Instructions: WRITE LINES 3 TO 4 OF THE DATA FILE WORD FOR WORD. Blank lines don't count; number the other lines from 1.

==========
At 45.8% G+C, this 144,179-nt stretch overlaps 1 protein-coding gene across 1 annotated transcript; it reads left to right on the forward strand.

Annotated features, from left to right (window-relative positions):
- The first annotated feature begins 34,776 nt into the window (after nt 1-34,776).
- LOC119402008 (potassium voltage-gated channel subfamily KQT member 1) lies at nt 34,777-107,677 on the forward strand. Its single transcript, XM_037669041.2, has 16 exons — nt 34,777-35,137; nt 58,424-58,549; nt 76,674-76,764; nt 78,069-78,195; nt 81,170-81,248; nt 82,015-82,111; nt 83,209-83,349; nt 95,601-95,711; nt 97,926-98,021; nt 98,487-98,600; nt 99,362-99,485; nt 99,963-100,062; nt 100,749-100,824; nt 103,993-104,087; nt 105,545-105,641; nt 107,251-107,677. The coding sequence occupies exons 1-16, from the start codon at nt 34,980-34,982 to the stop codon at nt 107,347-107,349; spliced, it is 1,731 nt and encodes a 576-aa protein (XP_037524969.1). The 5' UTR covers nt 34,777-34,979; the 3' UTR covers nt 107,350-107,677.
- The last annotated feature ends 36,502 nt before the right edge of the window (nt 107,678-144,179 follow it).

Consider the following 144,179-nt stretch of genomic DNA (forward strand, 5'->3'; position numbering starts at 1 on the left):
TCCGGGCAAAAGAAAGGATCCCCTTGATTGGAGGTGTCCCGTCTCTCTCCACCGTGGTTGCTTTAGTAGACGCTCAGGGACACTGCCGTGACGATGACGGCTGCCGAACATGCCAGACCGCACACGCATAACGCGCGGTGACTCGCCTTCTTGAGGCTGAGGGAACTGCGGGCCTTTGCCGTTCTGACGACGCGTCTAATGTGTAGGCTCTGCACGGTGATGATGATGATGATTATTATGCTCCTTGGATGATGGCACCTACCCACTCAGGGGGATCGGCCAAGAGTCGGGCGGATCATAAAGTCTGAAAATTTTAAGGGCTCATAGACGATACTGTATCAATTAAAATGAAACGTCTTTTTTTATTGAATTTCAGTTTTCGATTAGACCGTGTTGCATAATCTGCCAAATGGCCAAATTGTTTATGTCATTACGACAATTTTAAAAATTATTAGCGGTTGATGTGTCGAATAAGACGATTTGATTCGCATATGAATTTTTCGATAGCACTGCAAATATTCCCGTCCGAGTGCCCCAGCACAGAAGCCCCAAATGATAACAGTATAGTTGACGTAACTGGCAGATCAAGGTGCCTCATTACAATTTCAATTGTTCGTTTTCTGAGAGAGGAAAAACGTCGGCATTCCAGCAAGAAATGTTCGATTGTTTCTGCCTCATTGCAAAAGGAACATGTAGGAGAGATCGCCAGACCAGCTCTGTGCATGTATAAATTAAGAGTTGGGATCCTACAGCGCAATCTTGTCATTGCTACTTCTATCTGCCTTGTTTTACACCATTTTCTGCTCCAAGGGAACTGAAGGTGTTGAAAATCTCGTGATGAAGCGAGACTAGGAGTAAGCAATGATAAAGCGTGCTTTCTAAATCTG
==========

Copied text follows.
- The first annotated feature begins 34,776 nt into the window (after nt 1-34,776).
- LOC119402008 (potassium voltage-gated channel subfamily KQT member 1) lies at nt 34,777-107,677 on the forward strand. Its single transcript, XM_037669041.2, has 16 exons — nt 34,777-35,137; nt 58,424-58,549; nt 76,674-76,764; nt 78,069-78,195; nt 81,170-81,248; nt 82,015-82,111; nt 83,209-83,349; nt 95,601-95,711; nt 97,926-98,021; nt 98,487-98,600; nt 99,362-99,485; nt 99,963-100,062; nt 100,749-100,824; nt 103,993-104,087; nt 105,545-105,641; nt 107,251-107,677. The coding sequence occupies exons 1-16, from the start codon at nt 34,980-34,982 to the stop codon at nt 107,347-107,349; spliced, it is 1,731 nt and encodes a 576-aa protein (XP_037524969.1). The 5' UTR covers nt 34,777-34,979; the 3' UTR covers nt 107,350-107,677.